It occurred to me that maybe you could even make this into a cocktail if you happened to have a compatible sort of liquor to throw in. Nothing in our liquor cabinet—cheap gin, golden rum, amaretto, creme de menthe—seemed quite appropriate, but I thought if you had something like Midori or other melon liqueur, you could throw a bit of that in, garnish it with a sprig of mint, and call it something like a "Melon-choly Baby." (I actually considered buying a bottle of melon liqueur for this purpose to experiment, but by that time I'd used up all the golden melon, and the farmers' market this weekend didn't have any more. The only melon on offer was cantaloupe, and when I tried a bit of that with the cinnamon basil ice cream, they didn't complement each other well at all.)

At this point, I'm not sure whether I'll be making this again; I guess it depends on whether any more golden melons or honeydews show up at the farmers' market, or at the supermarket for a reasonable price. But my success with it has encouraged me to continue seeking out new uses for the cinnamon basil. For instance, since it went so nicely with fruit in this drink, it occurred to me that perhaps it would work well in the basil vinaigrette for this cucumber-nectarine salad we tried last year—so if we can find a good deal on any nectarines or peaches in the near future, we'll give that a try. And if anyone else happens to know of any other good uses for this unusual herb, please shout them out in the comments below.

Sunday, August 6, 2017

Price Check: Beach wedding wear for (a lot) less

Last week, while researching something completely unrelated, I happened across this article from Elle: "13 Beach Wedding Dresses You Can Buy Off the Rack." Now, I'm not planning a wedding (beach or otherwise) any time in the foreseeable future, but curiosity—mostly about what's considered the proper attire for a beach wedding—led me to click through. I'm not sure what I was expecting, but the author's idea of "beach" wedding wear was frankly baffling to me. I mean, why would you wear a full-length dress with a train on a beach? You'd end up with a skirt full of sand. And the selections with elaborate lacework or beading looked calculated to attract debris.

What seemed even more ridiculous, however, was that the dresses that actually did look "beachy"—the ones that were basically nice sundresses—still cost hundreds or even thousands of dollars. Scrolling through them, I found myself getting huffy, much the same way I did looking at the outdoor furniture "bargains" in the article I wrote about last month. It was playing on the same "anchoring bias" as the other article: if you think it's normal to pay upwards of $1,500 for a wedding dress—as the average bride does, according to The Knot—then calling a $700 sundress a wedding dress makes it look downright reasonable. But that doesn't change the fact that if you don't slap that "wedding" label on them, you can find perfectly nice, beach-appropriate white dresses for a lot less.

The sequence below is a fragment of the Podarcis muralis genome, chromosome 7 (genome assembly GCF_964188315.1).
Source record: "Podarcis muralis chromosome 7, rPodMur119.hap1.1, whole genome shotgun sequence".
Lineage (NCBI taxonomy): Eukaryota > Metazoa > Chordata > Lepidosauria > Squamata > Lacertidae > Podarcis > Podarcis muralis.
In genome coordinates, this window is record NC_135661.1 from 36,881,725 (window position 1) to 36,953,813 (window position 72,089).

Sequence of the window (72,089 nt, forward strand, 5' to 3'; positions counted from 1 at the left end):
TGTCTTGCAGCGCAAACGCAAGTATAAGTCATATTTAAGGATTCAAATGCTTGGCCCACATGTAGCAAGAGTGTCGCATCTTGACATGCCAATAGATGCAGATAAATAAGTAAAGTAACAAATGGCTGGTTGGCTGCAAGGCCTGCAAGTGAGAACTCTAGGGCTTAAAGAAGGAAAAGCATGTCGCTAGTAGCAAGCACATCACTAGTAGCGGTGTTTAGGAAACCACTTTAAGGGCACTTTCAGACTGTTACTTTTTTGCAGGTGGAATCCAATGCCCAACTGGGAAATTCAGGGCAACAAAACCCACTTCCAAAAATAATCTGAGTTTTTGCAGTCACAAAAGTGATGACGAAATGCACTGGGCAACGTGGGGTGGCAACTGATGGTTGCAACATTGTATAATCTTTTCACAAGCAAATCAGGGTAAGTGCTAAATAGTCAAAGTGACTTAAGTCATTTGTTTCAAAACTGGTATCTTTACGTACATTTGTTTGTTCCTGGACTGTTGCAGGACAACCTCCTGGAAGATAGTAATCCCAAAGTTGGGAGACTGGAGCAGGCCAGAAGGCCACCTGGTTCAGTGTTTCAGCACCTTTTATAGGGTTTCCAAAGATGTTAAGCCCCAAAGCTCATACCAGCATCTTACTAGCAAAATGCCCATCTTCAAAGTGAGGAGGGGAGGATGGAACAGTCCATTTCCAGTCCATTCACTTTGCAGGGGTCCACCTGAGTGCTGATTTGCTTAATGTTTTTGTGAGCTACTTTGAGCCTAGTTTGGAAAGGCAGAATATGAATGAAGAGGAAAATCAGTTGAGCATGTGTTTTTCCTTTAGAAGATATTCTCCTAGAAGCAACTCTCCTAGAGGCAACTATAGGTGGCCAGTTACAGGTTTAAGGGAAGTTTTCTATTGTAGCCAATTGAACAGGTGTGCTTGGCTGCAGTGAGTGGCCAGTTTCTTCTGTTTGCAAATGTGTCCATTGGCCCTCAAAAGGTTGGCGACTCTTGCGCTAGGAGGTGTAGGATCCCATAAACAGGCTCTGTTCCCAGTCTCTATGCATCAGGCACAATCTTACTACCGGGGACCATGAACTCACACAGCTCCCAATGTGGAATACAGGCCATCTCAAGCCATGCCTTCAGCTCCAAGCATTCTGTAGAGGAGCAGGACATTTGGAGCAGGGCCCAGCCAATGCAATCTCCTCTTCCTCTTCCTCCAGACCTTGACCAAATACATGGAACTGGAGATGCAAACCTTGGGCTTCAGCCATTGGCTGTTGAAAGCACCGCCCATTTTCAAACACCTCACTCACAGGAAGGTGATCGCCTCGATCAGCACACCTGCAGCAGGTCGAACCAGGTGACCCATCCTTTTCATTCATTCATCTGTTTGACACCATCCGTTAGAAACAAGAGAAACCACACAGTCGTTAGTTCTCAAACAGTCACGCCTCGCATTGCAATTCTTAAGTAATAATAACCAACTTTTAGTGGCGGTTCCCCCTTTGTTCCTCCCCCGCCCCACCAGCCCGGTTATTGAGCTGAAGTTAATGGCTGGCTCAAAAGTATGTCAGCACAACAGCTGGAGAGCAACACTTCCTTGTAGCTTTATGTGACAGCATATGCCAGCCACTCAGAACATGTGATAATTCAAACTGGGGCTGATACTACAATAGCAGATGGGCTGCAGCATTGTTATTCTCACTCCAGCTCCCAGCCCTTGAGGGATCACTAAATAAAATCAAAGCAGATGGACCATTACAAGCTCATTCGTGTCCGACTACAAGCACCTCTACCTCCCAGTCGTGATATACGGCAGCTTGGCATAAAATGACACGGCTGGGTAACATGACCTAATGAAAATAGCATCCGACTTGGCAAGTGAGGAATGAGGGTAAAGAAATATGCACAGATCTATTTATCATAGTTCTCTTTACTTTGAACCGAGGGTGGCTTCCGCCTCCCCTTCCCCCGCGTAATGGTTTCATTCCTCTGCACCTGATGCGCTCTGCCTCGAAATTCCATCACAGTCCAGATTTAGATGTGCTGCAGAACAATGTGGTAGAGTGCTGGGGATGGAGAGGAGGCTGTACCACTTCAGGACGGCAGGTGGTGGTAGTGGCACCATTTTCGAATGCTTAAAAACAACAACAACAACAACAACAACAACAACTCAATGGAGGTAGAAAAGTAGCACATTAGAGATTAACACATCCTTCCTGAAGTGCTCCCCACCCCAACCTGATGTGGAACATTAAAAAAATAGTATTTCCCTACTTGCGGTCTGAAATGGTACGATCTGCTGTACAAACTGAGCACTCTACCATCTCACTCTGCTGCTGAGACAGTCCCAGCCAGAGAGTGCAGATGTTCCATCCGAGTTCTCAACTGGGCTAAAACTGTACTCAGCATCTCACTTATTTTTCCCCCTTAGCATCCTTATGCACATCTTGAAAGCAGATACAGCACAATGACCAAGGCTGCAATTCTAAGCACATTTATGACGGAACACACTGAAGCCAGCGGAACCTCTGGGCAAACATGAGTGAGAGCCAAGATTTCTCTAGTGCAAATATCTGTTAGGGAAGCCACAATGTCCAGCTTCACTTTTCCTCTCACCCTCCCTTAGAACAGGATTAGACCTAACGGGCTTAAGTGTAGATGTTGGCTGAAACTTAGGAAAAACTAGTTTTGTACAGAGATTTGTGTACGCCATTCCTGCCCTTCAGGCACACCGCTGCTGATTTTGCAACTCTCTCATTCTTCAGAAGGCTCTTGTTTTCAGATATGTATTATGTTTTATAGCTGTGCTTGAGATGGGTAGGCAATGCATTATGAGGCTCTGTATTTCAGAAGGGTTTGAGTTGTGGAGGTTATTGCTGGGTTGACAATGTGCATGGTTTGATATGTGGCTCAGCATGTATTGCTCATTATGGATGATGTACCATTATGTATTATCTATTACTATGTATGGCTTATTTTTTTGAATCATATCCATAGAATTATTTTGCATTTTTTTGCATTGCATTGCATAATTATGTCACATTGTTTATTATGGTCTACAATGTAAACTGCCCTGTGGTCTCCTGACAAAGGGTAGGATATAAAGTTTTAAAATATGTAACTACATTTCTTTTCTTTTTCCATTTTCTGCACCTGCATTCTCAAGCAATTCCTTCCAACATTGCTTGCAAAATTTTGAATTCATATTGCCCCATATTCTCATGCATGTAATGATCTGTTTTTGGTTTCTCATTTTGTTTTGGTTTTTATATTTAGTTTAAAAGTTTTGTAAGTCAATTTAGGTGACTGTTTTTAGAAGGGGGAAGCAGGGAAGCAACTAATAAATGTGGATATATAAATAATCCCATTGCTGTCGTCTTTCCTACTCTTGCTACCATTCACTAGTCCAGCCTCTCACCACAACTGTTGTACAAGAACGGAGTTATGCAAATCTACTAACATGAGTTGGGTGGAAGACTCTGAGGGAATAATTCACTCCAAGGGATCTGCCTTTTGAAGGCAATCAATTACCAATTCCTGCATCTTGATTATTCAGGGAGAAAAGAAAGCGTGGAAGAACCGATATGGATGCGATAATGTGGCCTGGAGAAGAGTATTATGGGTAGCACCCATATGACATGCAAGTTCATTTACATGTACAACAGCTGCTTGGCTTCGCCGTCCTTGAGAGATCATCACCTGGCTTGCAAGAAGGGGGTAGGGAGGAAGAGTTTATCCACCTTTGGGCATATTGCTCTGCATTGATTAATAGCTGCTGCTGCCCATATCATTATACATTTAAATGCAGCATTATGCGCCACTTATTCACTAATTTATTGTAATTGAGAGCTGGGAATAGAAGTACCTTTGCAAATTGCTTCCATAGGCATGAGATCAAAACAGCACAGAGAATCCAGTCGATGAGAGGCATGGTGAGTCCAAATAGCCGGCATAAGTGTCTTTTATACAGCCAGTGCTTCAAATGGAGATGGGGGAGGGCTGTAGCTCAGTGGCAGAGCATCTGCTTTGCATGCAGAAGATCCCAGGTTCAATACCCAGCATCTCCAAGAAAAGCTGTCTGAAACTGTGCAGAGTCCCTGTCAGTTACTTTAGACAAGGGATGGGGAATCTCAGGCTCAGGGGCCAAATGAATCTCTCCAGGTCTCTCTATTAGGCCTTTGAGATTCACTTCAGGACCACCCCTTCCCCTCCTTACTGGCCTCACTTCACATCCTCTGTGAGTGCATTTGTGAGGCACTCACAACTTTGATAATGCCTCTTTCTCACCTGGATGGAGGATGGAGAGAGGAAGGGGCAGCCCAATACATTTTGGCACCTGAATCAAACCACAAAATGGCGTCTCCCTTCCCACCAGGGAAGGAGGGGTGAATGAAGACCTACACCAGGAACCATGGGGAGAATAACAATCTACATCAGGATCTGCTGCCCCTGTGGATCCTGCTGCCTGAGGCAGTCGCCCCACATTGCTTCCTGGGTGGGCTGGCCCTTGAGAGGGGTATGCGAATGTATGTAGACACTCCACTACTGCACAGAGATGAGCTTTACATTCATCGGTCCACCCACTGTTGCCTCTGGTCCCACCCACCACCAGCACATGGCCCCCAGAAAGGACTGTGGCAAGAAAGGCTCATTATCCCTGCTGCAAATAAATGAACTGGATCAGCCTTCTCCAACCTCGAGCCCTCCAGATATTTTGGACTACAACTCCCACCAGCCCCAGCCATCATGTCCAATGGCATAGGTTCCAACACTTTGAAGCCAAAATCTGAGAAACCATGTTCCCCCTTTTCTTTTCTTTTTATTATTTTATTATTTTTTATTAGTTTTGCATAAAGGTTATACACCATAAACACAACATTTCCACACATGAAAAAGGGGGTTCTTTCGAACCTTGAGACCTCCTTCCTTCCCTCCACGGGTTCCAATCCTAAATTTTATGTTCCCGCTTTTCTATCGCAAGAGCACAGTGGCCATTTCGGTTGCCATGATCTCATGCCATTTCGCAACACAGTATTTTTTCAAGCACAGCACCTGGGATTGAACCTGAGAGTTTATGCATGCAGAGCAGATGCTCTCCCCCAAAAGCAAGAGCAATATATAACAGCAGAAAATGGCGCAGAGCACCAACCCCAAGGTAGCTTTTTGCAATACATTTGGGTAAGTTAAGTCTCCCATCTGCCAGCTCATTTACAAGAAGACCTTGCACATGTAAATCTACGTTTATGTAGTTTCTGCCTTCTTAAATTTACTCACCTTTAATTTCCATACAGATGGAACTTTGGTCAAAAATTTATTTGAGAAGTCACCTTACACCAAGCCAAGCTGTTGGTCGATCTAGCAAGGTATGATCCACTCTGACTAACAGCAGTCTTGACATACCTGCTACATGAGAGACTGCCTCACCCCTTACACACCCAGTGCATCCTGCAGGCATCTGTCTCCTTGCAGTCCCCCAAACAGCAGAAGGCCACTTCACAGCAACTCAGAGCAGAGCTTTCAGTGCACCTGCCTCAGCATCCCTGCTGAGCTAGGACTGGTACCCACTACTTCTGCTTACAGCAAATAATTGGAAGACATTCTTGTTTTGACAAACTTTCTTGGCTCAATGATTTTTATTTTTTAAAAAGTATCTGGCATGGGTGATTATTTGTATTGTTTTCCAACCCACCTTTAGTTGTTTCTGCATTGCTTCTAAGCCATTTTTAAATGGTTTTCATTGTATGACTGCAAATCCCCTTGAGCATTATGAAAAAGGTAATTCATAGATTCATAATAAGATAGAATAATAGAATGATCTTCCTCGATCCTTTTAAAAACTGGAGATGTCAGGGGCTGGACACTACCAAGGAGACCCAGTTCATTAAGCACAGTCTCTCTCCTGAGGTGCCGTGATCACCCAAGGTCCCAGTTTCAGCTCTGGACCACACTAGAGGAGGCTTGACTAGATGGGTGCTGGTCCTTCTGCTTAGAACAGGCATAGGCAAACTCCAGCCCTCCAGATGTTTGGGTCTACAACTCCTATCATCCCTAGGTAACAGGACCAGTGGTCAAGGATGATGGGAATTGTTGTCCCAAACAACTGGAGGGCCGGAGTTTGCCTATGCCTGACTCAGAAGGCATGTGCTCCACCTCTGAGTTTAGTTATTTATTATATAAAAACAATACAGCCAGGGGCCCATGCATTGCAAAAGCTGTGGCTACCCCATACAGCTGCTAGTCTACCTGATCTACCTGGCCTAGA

So I decided to go through the entire list Elle had provided—both the dresses that struck me as suitable beachwear and the ones that didn't—and show how it's possible to find an attractive dress in a similar style on a much more reasonable budget. Here's how their picks stack up against mine:

Elle Pick #1: First, we have this off-the-shoulder maxi dress from Self-Portrait, which, with its long train, isn't at all what I'd choose for a beach wedding. Actually, I wouldn't be inclined to choose it for any wedding, as its shapeless tent style doesn't strike me as flattering for any figure type—but even if I did, I certainly wouldn't pay £500.00 for it.
My alternative: This off-the shoulder dress from Bebe has the same full length and lacy detailing around the neckline, but in a much more shapely style, for only $89. Or, if you're on a really tight budget, you could pick this one from Xhilaration, which has the lace cutout section in the skirt rather than up top, for only $21 (marked down from $30) in the Target juniors' department.

Elle Pick #2: This tea-length, halter-neck sundress from Athena Procopiou, in a silk/cotton blend with a faint floral design, actually looks quite suitable for a casual setting like the beach—but its $680 price tag, not so much.